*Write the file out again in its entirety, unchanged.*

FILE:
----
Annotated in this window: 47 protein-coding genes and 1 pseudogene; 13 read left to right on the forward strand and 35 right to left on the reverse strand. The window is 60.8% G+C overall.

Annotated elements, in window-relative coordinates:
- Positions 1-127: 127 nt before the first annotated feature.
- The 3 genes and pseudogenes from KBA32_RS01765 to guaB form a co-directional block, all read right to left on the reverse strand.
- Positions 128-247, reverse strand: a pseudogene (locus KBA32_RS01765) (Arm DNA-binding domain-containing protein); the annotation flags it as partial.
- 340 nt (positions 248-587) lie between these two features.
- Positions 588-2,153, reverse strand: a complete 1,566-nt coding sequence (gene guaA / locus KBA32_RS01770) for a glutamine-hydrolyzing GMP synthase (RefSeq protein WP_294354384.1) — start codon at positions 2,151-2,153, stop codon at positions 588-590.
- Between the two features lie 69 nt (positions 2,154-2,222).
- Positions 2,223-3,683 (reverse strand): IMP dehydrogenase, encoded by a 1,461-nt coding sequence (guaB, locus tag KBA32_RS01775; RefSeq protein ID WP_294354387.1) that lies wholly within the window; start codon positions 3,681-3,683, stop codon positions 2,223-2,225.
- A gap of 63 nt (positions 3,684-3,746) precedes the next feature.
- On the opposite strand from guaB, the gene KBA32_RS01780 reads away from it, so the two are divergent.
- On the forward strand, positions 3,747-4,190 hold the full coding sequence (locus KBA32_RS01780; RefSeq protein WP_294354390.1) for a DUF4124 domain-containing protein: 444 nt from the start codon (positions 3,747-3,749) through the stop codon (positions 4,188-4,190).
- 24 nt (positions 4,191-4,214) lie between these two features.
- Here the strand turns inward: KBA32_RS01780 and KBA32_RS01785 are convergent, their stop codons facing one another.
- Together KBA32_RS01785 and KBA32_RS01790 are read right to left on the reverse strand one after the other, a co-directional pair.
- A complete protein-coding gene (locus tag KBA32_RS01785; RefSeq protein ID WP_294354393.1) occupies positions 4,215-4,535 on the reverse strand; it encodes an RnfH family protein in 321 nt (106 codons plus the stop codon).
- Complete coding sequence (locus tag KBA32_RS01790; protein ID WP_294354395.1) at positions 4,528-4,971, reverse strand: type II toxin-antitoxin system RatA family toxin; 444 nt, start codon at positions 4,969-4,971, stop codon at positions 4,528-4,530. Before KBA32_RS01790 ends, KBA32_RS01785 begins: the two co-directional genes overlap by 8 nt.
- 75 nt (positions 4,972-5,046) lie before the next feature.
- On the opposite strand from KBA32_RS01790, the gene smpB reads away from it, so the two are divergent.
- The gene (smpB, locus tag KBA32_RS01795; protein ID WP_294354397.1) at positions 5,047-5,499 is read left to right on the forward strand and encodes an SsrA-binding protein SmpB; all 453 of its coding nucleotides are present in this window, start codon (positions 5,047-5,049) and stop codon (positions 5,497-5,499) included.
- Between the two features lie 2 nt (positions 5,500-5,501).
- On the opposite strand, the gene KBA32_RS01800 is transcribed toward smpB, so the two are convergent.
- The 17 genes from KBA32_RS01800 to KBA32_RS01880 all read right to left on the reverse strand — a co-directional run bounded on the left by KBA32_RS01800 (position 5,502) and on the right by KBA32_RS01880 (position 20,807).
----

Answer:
Annotated in this window: 47 protein-coding genes and 1 pseudogene; 13 read left to right on the forward strand and 35 right to left on the reverse strand. The window is 60.8% G+C overall.

Annotated elements, in window-relative coordinates:
- Positions 1-127: 127 nt before the first annotated feature.
- The 3 genes and pseudogenes from KBA32_RS01765 to guaB form a co-directional block, all read right to left on the reverse strand.
- Positions 128-247, reverse strand: a pseudogene (locus KBA32_RS01765) (Arm DNA-binding domain-containing protein); the annotation flags it as partial.
- 340 nt (positions 248-587) lie between these two features.
- Positions 588-2,153, reverse strand: a complete 1,566-nt coding sequence (gene guaA / locus KBA32_RS01770) for a glutamine-hydrolyzing GMP synthase (RefSeq protein WP_294354384.1) — start codon at positions 2,151-2,153, stop codon at positions 588-590.
- Between the two features lie 69 nt (positions 2,154-2,222).
- Positions 2,223-3,683 (reverse strand): IMP dehydrogenase, encoded by a 1,461-nt coding sequence (guaB, locus tag KBA32_RS01775; RefSeq protein ID WP_294354387.1) that lies wholly within the window; start codon positions 3,681-3,683, stop codon positions 2,223-2,225.
- A gap of 63 nt (positions 3,684-3,746) precedes the next feature.
- On the opposite strand from guaB, the gene KBA32_RS01780 reads away from it, so the two are divergent.
- On the forward strand, positions 3,747-4,190 hold the full coding sequence (locus KBA32_RS01780; RefSeq protein WP_294354390.1) for a DUF4124 domain-containing protein: 444 nt from the start codon (positions 3,747-3,749) through the stop codon (positions 4,188-4,190).
- 24 nt (positions 4,191-4,214) lie between these two features.
- Here the strand turns inward: KBA32_RS01780 and KBA32_RS01785 are convergent, their stop codons facing one another.
- Together KBA32_RS01785 and KBA32_RS01790 are read right to left on the reverse strand one after the other, a co-directional pair.
- A complete protein-coding gene (locus tag KBA32_RS01785; RefSeq protein ID WP_294354393.1) occupies positions 4,215-4,535 on the reverse strand; it encodes an RnfH family protein in 321 nt (106 codons plus the stop codon).
- Complete coding sequence (locus tag KBA32_RS01790; protein ID WP_294354395.1) at positions 4,528-4,971, reverse strand: type II toxin-antitoxin system RatA family toxin; 444 nt, start codon at positions 4,969-4,971, stop codon at positions 4,528-4,530. Before KBA32_RS01790 ends, KBA32_RS01785 begins: the two co-directional genes overlap by 8 nt.
- 75 nt (positions 4,972-5,046) lie before the next feature.
- On the opposite strand from KBA32_RS01790, the gene smpB reads away from it, so the two are divergent.
- The gene (smpB, locus tag KBA32_RS01795; protein ID WP_294354397.1) at positions 5,047-5,499 is read left to right on the forward strand and encodes an SsrA-binding protein SmpB; all 453 of its coding nucleotides are present in this window, start codon (positions 5,047-5,049) and stop codon (positions 5,497-5,499) included.
- Between the two features lie 2 nt (positions 5,500-5,501).
- On the opposite strand, the gene KBA32_RS01800 is transcribed toward smpB, so the two are convergent.
- The 17 genes from KBA32_RS01800 to KBA32_RS01880 all read right to left on the reverse strand — a co-directional run bounded on the left by KBA32_RS01800 (position 5,502) and on the right by KBA32_RS01880 (position 20,807).